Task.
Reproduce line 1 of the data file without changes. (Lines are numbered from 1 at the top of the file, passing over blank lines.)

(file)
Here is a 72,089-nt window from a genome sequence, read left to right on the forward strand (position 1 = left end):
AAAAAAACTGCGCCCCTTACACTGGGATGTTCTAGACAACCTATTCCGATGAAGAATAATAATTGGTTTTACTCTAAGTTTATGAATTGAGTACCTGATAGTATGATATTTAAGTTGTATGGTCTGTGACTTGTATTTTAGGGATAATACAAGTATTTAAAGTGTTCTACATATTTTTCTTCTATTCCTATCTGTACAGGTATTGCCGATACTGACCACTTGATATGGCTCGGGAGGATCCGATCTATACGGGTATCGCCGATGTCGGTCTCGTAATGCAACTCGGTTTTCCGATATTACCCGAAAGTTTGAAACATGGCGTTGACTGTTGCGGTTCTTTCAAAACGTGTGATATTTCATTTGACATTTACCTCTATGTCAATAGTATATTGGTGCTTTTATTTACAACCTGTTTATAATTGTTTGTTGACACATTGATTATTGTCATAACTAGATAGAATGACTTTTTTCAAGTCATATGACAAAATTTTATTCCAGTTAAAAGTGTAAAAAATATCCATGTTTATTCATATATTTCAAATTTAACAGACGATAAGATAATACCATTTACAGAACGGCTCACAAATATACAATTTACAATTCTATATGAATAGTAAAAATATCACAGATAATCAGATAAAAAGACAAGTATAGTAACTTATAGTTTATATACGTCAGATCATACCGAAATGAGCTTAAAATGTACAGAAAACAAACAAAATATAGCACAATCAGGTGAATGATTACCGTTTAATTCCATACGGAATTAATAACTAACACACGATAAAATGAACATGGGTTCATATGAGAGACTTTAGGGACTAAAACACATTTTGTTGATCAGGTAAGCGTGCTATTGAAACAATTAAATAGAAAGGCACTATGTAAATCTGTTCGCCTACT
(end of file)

Here is a 72,089-nt window from a genome sequence, read left to right on the forward strand (position 1 = left end):